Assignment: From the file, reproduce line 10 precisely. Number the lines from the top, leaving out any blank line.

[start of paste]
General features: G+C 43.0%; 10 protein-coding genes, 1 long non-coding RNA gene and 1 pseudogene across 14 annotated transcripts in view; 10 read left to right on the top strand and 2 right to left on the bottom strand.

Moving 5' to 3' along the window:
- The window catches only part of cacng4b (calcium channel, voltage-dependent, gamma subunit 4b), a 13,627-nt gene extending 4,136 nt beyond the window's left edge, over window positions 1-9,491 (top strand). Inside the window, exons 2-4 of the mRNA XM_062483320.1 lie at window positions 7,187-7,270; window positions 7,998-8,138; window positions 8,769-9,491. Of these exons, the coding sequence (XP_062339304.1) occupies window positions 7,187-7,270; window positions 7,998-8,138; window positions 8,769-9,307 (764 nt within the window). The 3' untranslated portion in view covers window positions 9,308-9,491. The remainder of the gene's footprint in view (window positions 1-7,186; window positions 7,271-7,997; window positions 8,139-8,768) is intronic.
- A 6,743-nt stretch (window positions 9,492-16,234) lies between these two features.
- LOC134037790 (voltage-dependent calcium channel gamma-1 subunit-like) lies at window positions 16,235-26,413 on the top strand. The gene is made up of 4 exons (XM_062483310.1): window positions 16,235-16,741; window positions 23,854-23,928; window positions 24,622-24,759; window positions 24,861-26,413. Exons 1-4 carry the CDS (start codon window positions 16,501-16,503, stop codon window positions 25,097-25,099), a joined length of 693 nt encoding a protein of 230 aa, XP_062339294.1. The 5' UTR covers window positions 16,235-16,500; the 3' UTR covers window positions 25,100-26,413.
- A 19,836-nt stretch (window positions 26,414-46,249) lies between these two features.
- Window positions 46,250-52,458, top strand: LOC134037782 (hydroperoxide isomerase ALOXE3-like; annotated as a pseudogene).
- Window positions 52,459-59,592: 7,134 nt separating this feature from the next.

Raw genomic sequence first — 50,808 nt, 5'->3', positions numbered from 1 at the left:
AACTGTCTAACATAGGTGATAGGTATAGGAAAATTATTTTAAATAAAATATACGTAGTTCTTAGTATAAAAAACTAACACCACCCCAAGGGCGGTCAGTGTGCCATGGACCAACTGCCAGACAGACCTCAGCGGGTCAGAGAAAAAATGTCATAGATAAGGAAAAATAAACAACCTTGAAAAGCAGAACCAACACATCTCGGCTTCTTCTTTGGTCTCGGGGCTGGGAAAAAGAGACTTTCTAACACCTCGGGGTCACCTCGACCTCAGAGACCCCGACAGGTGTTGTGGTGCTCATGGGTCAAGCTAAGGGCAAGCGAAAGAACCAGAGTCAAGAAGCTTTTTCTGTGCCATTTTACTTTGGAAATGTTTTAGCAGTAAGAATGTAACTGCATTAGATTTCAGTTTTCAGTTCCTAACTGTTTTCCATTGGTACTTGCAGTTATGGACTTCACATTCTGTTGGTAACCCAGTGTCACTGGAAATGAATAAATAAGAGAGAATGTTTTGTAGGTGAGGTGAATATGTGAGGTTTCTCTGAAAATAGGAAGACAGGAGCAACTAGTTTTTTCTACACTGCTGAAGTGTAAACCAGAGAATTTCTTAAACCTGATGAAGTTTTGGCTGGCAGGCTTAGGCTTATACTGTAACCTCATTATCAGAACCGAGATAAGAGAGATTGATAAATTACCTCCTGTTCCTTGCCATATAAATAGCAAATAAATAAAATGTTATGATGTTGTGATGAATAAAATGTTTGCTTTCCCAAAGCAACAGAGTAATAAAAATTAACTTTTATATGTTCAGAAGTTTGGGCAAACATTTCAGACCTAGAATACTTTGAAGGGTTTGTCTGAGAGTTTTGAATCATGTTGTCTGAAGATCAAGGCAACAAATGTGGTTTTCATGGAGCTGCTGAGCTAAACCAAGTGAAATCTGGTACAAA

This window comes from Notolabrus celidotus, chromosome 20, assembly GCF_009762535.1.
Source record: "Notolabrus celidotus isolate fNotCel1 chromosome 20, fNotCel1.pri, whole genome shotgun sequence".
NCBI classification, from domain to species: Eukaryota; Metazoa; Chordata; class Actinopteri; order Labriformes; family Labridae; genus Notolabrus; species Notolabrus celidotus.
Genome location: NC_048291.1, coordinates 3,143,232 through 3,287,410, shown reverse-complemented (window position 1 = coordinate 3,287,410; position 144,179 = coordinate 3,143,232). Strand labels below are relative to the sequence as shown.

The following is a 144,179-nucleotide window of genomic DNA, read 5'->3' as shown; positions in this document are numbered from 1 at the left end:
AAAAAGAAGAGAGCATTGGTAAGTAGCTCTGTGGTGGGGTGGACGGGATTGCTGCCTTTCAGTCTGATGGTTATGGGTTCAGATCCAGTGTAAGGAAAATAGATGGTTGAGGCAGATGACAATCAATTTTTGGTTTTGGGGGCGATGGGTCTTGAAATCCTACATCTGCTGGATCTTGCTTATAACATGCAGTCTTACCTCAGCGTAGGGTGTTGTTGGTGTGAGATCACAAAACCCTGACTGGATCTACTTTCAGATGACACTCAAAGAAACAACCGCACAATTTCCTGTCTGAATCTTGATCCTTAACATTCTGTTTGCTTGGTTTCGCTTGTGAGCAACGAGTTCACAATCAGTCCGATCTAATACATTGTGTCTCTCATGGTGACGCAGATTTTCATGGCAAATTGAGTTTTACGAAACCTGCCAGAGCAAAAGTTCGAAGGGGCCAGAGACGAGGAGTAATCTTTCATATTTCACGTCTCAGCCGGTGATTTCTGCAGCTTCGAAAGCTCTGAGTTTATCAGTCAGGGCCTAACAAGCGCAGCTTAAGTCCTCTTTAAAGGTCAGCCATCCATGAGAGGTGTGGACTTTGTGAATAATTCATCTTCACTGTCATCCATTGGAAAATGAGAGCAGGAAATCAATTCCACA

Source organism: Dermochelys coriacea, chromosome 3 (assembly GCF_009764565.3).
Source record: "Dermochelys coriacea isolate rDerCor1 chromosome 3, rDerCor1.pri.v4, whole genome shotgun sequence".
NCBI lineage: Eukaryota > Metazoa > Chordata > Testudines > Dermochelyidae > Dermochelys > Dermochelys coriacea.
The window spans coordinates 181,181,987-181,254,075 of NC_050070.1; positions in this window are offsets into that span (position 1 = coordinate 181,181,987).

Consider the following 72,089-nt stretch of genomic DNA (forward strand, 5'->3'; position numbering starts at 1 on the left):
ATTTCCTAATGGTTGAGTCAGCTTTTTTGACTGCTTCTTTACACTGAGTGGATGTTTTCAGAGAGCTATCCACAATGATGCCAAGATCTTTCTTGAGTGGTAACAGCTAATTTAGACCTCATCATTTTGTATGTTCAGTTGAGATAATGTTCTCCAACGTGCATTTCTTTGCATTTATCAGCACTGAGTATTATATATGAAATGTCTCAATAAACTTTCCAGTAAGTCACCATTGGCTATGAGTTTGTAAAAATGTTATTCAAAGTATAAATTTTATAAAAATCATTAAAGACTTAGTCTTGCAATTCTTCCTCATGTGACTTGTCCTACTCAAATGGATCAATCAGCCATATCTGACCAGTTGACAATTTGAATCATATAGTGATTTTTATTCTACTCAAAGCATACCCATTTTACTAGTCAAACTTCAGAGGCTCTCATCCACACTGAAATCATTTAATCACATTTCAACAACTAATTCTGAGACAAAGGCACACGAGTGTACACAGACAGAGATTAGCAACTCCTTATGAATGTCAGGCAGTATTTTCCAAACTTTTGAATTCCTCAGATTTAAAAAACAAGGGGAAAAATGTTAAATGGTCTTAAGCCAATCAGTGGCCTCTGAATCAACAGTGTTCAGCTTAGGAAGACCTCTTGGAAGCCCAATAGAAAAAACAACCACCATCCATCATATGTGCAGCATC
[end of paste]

AACTGTCTAACATAGGTGATAGGTATAGGAAAATTATTTTAAATAAAATATACGTAGTTCTTAGTATAAAAAACTAACACCACCCCAAGGGCGGTCAGTGTGCCATGGACCAACTGCCAGACAGACCTCAGCGGGTCAGAGAAAAAATGTCATAGATAAGGAAAAATAAACAACCTTGAAAAGCAGAACCAACACATCTCGGCTTCTTCTTTGGTCTCGGGGCTGGGAAAAAGAGACTTTCTAACACCTCGGGGTCACCTCGACCTCAGAGACCCCGACAGGTGTTGTGGTGCTCATGGGTCAAGCTAAGGGCAAGCGAAAGAACCAGAGTCAAGAAGCTTTTTCTGTGCCATTTTACTTTGGAAATGTTTTAGCAGTAAGAATGTAACTGCATTAGATTTCAGTTTTCAGTTCCTAACTGTTTTCCATTGGTACTTGCAGTTATGGACTTCACATTCTGTTGGTAACCCAGTGTCACTGGAAATGAATAAATAAGAGAGAATGTTTTGTAGGTGAGGTGAATATGTGAGGTTTCTCTGAAAATAGGAAGACAGGAGCAACTAGTTTTTTCTACACTGCTGAAGTGTAAACCAGAGAATTTCTTAAACCTGATGAAGTTTTGGCTGGCAGGCTTAGGCTTATACTGTAACCTCATTATCAGAACCGAGATAAGAGAGATTGATAAATTACCTCCTGTTCCTTGCCATATAAATAGCAAATAAATAAAATGTTATGATGTTGTGATGAATAAAATGTTTGCTTTCCCAAAGCAACAGAGTAATAAAAATTAACTTTTATATGTTCAGAAGTTTGGGCAAACATTTCAGACCTAGAATACTTTGAAGGGTTTGTCTGAGAGTTTTGAATCATGTTGTCTGAAGATCAAGGCAACAAATGTGGTTTTCATGGAGCTGCTGAGCTAAACCAAGTGAAATCTGGTACAAA